Amazon Fires Provoke $120 Billion Activist to Target Companies
(Bloomberg) -- The lead manager behind a global investor campaign to help save the Amazon is redirecting its activism and targeting corporations after Brazil moved “further away” from protecting its forests.
Storebrand Asset Management, which oversees $120 billion in assets, has been steering a group of like-minded funds which manage a total of $3.7 trillion. But a year of lobbying Brazil’s government has failed to stop illegal logging, and that means a new strategy is needed, Chief Executive Officer Jan Erik Saugestad said in an interview.
“Over the coming weeks we will contact more than 50 companies in order to push this harder,” Saugestad said. He declined to identify the firms by name, but said Storebrand is singling out those whose businesses are likely to benefit from illegal logging.
“We’ve undertaken a comprehensive risk analysis of our own investments and identified companies with high exposure to deforestation risk,” Saugestad said.
The shift in strategy underscores the dilemma that institutional investors face when trying to leverage their financial heft for environmental and social change: deciding when to apply more pressure and when to pull out.
The answer isn’t always clear. Another big Nordic asset managers, Nordea Bank Abp, last year divested from Brazil’s JBS SA after a report found evidence that the world’s top meat producer was getting supplies from ranches set up on illegally deforested land.
But some argue that pulling out just leaves room for other investors to step in. After Nordea exited JBS, the company’s stock rose more than 30% in value as shareholders including Vanguard Group Inc. and Banco Santander SA built stakes, according to data compiled by Bloomberg.
Saugestad says Storebrand isn’t ready to exit Brazil because it would mean losing the ability to apply pressure. He also says there are signs that the country’s central bank and some business leaders are starting to pay attention to investor concerns.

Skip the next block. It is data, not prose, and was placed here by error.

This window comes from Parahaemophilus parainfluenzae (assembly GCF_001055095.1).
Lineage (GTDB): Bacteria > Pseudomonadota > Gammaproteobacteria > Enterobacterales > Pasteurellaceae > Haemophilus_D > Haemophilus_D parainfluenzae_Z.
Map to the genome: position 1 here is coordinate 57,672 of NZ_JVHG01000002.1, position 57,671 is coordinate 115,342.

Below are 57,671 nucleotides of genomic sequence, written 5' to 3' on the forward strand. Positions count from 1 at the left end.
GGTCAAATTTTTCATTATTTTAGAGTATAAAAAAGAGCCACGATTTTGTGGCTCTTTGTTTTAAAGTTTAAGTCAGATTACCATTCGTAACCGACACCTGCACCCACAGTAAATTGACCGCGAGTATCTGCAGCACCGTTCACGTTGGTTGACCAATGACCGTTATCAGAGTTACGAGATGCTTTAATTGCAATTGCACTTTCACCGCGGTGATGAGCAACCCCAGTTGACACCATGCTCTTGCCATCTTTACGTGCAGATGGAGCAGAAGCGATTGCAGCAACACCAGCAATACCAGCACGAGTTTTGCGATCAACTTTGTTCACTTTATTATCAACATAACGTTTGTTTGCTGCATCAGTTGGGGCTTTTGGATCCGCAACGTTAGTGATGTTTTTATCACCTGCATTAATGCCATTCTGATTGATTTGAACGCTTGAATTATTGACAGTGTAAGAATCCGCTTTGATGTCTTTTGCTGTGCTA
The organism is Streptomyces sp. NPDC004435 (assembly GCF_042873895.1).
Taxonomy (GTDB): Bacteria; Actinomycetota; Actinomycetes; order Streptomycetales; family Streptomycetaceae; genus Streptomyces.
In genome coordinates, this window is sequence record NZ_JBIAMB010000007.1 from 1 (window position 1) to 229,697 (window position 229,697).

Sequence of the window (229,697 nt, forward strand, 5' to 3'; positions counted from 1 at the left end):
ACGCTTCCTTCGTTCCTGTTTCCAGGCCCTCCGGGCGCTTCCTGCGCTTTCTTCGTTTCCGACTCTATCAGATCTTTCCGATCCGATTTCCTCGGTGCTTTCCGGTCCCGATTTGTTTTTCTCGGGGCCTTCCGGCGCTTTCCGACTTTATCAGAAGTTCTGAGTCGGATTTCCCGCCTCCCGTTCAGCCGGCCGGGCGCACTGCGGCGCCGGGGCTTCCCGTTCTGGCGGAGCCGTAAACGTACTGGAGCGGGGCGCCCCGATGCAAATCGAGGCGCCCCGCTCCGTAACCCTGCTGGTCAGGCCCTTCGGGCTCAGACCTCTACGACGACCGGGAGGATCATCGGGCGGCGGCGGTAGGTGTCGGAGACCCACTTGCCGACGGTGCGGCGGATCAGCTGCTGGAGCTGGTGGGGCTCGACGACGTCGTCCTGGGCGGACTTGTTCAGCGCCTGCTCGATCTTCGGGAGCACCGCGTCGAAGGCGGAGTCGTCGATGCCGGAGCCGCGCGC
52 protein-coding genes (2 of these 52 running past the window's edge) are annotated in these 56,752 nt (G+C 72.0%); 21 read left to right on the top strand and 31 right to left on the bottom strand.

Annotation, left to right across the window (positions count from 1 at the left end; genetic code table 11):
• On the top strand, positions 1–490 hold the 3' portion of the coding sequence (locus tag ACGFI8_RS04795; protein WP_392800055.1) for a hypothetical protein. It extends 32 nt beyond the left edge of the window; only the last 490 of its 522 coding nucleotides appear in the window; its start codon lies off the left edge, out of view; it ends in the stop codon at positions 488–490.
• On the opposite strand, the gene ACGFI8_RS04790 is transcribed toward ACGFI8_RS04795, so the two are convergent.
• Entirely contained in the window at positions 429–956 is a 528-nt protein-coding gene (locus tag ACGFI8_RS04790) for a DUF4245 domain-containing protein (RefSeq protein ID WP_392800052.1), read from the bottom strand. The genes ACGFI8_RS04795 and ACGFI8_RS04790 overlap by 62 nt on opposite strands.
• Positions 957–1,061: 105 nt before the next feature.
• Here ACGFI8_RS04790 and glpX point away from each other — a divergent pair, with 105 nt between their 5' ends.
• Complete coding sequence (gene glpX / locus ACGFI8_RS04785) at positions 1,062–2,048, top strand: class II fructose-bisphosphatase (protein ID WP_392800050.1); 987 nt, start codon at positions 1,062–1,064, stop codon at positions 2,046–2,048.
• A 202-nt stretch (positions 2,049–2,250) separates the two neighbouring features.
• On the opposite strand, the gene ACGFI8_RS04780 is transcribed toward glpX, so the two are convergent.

“We want to keep that pressure and the momentum going,” he said.
Well over half the entire Amazon is in Brazil, giving the government of President Jair Bolsonaro control of most of the world’s largest rainforest. The trees have historically absorbed huge amounts of carbon, but fires and deforestation have severely impaired the process.
Earlier this year, scientists found that the Amazon may already have passed a critical threshold, becoming a net contributor to climate change, instead of a brake on global warming. At U.S. President Joe Biden’s climate summit in April, Bolsonaro vowed to end illegal deforestation by 2030. A month later, deforestation hit a record, according to Saugestad.
“It’s a split picture between ambition and what we register on the ground,” with the gap widening between the government’s stated goals and what it’s actually doing, Saugestad said.
“There is lack of policy over the last couple of years” and that “has moved Brazil further away from the goal of reducing illegal deforestation,” he said.
Meanwhile, fires continue to ravage the area as deforestation dries out large parts of the Amazon.
Storebrand last year brought together more than two dozen institutional investors from around the world, including the Church of England, to try to save the Amazon through their activism. Some have already warned they’re prepared to pull out their money, because of the lack of results.
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